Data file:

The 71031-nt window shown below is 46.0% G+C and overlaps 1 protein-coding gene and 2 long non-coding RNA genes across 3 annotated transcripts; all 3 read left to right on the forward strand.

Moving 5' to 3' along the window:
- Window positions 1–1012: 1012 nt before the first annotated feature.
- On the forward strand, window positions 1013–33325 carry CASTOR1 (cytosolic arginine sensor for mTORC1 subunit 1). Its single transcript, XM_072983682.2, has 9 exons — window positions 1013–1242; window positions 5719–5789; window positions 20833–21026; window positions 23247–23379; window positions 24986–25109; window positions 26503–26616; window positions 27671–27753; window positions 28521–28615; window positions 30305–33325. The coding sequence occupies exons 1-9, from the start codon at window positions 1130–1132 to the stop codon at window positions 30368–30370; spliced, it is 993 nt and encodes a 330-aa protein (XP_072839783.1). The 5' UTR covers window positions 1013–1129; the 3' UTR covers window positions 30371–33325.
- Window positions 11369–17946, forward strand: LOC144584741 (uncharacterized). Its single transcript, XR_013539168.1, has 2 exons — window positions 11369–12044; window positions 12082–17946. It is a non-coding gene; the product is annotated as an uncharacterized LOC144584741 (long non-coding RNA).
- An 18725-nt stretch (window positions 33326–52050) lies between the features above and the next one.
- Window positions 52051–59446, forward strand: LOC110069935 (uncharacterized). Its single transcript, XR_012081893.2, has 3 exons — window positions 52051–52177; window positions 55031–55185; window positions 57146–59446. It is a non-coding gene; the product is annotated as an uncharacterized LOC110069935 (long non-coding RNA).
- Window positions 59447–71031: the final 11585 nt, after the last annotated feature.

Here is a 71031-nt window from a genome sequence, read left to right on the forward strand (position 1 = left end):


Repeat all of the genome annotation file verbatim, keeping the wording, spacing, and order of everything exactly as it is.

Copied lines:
The 71031-nt window shown below is 46.0% G+C and overlaps 1 protein-coding gene and 2 long non-coding RNA genes across 3 annotated transcripts; all 3 read left to right on the forward strand.

Moving 5' to 3' along the window:
- Window positions 1–1012: 1012 nt before the first annotated feature.
- On the forward strand, window positions 1013–33325 carry CASTOR1 (cytosolic arginine sensor for mTORC1 subunit 1). Its single transcript, XM_072983682.2, has 9 exons — window positions 1013–1242; window positions 5719–5789; window positions 20833–21026; window positions 23247–23379; window positions 24986–25109; window positions 26503–26616; window positions 27671–27753; window positions 28521–28615; window positions 30305–33325. The coding sequence occupies exons 1-9, from the start codon at window positions 1130–1132 to the stop codon at window positions 30368–30370; spliced, it is 993 nt and encodes a 330-aa protein (XP_072839783.1). The 5' UTR covers window positions 1013–1129; the 3' UTR covers window positions 30371–33325.
- Window positions 11369–17946, forward strand: LOC144584741 (uncharacterized). Its single transcript, XR_013539168.1, has 2 exons — window positions 11369–12044; window positions 12082–17946. It is a non-coding gene; the product is annotated as an uncharacterized LOC144584741 (long non-coding RNA).
- An 18725-nt stretch (window positions 33326–52050) lies between the features above and the next one.
- Window positions 52051–59446, forward strand: LOC110069935 (uncharacterized). Its single transcript, XR_012081893.2, has 3 exons — window positions 52051–52177; window positions 55031–55185; window positions 57146–59446. It is a non-coding gene; the product is annotated as an uncharacterized LOC110069935 (long non-coding RNA).
- Window positions 59447–71031: the final 11585 nt, after the last annotated feature.

Here is a 71031-nt window from a genome sequence, read left to right on the forward strand (position 1 = left end):